After being ordained a priest in 1903, he became a chaplain, first in Steingaden , then in Lindenberg in the Allgäu . During this time he already dealt intensively with literature and experimented in this area. His doubts about his own literary talent and his suitability as a priest led him to seek permission from his bishop to study for two years at the Campo Santo Teutonico in Rome. There he studied Christian archeology and in 1909 was awarded a doctorate in Munich with the subject “The beginnings of the veneration of saints”. theol. PhD. He tried to combat the ongoing literary ambitions and doubts about his suitability as a priest with the word Si non es vocatus, fac te vocatum ( if you are not called, make yourself called ) , which is probably wrongly ascribed to Augustine . This unresolved conflict repeatedly caused serious illnesses in Peter Dörfler. After his return from Rome at the end of 1907 he was transferred to Landsberg am Lech as city chaplain and as a religion teacher . There he stayed again from 1911 to 1915 as a hospital priest and religion teacher .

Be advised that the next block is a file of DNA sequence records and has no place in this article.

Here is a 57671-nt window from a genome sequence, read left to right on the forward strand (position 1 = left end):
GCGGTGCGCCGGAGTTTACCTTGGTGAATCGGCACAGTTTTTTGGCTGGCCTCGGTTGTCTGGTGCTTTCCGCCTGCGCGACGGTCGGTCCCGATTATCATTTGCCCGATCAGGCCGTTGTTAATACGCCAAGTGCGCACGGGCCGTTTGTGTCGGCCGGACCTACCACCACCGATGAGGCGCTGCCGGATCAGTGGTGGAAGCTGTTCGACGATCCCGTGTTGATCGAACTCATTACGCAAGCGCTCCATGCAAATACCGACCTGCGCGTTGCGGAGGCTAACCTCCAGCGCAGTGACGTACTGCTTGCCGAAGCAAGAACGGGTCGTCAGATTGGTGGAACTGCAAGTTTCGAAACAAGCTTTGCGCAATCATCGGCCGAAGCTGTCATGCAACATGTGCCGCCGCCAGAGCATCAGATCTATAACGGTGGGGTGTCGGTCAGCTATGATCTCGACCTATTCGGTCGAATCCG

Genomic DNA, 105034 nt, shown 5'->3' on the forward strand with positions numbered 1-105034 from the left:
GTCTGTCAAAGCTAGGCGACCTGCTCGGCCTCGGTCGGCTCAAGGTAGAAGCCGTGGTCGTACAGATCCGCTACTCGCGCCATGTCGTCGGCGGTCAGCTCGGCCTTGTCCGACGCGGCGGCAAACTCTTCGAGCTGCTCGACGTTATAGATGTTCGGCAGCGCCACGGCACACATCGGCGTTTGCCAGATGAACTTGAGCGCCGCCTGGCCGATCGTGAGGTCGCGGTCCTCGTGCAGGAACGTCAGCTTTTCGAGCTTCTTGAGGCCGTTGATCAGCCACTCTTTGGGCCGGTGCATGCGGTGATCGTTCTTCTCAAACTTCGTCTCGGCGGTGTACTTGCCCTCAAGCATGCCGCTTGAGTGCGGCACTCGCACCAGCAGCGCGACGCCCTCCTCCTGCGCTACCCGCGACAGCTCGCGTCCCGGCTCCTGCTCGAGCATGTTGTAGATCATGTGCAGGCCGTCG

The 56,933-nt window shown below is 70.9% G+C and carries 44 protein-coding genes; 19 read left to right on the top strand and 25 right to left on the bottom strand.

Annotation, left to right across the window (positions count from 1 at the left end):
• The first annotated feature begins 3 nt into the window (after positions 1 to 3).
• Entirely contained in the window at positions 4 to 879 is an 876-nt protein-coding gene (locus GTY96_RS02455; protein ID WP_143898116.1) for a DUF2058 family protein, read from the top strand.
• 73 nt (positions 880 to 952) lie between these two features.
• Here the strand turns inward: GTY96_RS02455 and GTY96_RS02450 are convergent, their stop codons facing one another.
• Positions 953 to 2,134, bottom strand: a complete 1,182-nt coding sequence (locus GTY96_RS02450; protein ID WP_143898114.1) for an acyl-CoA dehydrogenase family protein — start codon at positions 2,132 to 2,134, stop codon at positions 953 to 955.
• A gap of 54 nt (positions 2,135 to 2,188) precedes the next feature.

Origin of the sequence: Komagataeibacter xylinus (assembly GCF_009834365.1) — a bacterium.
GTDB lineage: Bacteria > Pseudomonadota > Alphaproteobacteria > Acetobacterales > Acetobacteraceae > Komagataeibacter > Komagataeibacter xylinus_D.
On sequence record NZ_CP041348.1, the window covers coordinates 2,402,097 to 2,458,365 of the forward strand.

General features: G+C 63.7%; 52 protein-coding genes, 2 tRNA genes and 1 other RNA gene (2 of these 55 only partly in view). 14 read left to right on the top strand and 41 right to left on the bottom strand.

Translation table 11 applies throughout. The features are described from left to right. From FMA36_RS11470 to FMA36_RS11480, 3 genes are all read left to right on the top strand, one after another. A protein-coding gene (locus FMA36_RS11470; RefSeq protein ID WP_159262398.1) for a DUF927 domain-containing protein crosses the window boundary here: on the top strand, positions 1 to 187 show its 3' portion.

Memorial plaque for Peter Dörfler in the Church of St. Michael, Waalhaupten